21 October 2011

Haigh’s ‘Weekend’

Alone together: Russell (Tom Cullen) and Glen (Chris New)

I get the feeling that filmmaker Andrew Haigh is speaking through Glen, one of the principal characters in his movie Weekend: an artist exploring gay themes, Glen predicts that gays won’t come to his gallery exhibition because they’re only interested in “a glimpse of cock,” while for straights the whole subject matter is simply too remote to be bothered with.

Just so, Haigh has written a gay love story that has won prizes and sensational reviews like this one from New York’s David Edelstein: “I hate to damage so fragile a work with overpraise, but, gay or straight, if you don’t see yourself in this movie, you need to get a life.”* And yet a midweek evening screening in Manhattan was sparsely attended.

That’s a shame, because Weekend is a wonderful movie, hugely ambitious in its very smallness. People have been calling it a romantic comedy, but I’m not sure that’s apt — or anyway, this quiet English picture doesn’t much resemble other gay rom-coms, which tend to be about pretty boys saying stupid things — and it doesn’t resemble straight rom-coms, either, in that it is so completely honest and real. Thank you, Mr. Edelstein: I did see myself in this movie.

We begin with Russell (Tom Cullen), held in such tight close-up that we’re constantly aware how alone he is, even at a dinner party: only fragments of other people enter to share the screen with him, and he doesn’t really connect with any of them. (Tellingly, they’re his best friends — but they’re straight.) When Russell arrives at a gay bar, the camera pulls back just enough to lose him in the crowd. And so you know, without being told: he’s ordinary, and in life you’d probably never notice him.

Gradually the camera will embrace both Russell and Glen (Chris New), still in tight close-up much of the time, but together. They cruise each other at the bar, then flirt with others, and somehow wind up with each other. Haigh doesn’t show us exactly how it happens, and he sets up a nice morning-after joke when the camera reveals Glen in Russell’s bed: we were kind of expecting to see the other guy. Since none of the actors is well-known, Haigh can play with their identities this way.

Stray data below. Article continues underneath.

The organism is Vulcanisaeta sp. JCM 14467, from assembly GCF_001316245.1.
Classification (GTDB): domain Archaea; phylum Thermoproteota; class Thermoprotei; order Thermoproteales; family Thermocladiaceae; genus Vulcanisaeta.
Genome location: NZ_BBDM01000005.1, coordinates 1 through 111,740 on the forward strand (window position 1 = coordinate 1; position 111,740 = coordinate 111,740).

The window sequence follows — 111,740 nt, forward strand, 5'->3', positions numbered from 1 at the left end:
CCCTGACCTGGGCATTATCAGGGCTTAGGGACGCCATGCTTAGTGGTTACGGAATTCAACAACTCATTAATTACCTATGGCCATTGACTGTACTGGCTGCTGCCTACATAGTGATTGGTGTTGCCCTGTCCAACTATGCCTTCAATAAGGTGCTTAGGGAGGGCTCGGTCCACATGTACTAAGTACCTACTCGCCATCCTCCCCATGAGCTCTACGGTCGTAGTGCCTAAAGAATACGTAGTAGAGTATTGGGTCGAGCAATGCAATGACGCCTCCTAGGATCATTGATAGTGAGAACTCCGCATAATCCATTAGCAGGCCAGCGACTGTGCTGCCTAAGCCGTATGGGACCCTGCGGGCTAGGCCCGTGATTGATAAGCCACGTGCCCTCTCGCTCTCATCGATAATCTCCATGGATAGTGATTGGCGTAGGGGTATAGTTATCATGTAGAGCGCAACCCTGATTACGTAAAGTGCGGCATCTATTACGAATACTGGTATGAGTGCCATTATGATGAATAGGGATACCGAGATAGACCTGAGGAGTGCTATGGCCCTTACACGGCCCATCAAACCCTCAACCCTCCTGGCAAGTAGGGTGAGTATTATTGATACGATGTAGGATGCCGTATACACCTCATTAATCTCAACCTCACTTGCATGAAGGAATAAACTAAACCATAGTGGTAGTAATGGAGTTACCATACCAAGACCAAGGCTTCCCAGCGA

Identity is Glen’s fixation, the subject of his art project: what we reveal to others, what we expect from them. In bed, he interviews Russell about the night they’ve spent together, and here Haigh begins to explore our expectations of the identities of his characters. Over the course of the eponymous weekend, we see that Glen — initially chattier and more open — insists that other people, including Russell, speak their truths to him not least because he wants to avoid speaking certain of his own truths.

Meanwhile, Russell, quasi-closeted, so laconic he’s barely articulate, turns out to be more honest, not least about his emotions. He’s engaged in an artistic endeavor of his own, somewhat similar to Glen’s, a “log” in which he describes the men he’s known. But he’s not writing for the public, only for himself.

Russell is a lifeguard, and at first Glen can’t refrain from condescending: this is England, after all, and class always plays a role. But the lowly job wins Glen’s respect when he realizes that Russell actually has saved people’s lives. I wondered (somewhat unhappily) whether this was an on-the-nose set-up, whether Russell was now supposed to save Glen’s life, whether metaphorically or not.